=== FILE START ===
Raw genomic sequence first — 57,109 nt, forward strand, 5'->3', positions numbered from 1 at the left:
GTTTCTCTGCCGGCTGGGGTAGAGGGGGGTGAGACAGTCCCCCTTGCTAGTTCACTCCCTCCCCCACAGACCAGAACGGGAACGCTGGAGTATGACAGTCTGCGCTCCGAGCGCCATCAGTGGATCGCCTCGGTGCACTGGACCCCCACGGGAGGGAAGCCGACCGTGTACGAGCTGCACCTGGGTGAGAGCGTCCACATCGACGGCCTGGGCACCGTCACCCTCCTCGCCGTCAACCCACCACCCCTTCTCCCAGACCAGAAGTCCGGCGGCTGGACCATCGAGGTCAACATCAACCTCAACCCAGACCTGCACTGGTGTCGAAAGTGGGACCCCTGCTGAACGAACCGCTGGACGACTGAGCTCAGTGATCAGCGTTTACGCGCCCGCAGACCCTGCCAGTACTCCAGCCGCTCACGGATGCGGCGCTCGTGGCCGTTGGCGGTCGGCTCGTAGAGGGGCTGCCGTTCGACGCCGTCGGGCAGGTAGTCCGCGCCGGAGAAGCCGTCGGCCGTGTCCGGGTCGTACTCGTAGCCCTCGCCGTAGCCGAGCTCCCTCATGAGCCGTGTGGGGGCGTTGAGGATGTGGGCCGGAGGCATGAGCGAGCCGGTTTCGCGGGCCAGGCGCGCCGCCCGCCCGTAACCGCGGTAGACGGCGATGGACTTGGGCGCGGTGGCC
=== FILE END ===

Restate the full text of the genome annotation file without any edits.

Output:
Raw genomic sequence first — 57,109 nt, forward strand, 5'->3', positions numbered from 1 at the left:
GTTTCTCTGCCGGCTGGGGTAGAGGGGGGTGAGACAGTCCCCCTTGCTAGTTCACTCCCTCCCCCACAGACCAGAACGGGAACGCTGGAGTATGACAGTCTGCGCTCCGAGCGCCATCAGTGGATCGCCTCGGTGCACTGGACCCCCACGGGAGGGAAGCCGACCGTGTACGAGCTGCACCTGGGTGAGAGCGTCCACATCGACGGCCTGGGCACCGTCACCCTCCTCGCCGTCAACCCACCACCCCTTCTCCCAGACCAGAAGTCCGGCGGCTGGACCATCGAGGTCAACATCAACCTCAACCCAGACCTGCACTGGTGTCGAAAGTGGGACCCCTGCTGAACGAACCGCTGGACGACTGAGCTCAGTGATCAGCGTTTACGCGCCCGCAGACCCTGCCAGTACTCCAGCCGCTCACGGATGCGGCGCTCGTGGCCGTTGGCGGTCGGCTCGTAGAGGGGCTGCCGTTCGACGCCGTCGGGCAGGTAGTCCGCGCCGGAGAAGCCGTCGGCCGTGTCCGGGTCGTACTCGTAGCCCTCGCCGTAGCCGAGCTCCCTCATGAGCCGTGTGGGGGCGTTGAGGATGTGGGCCGGAGGCATGAGCGAGCCGGTTTCGCGGGCCAGGCGCGCCGCCCGCCCGTAACCGCGGTAGACGGCGATGGACTTGGGCGCGGTGGCC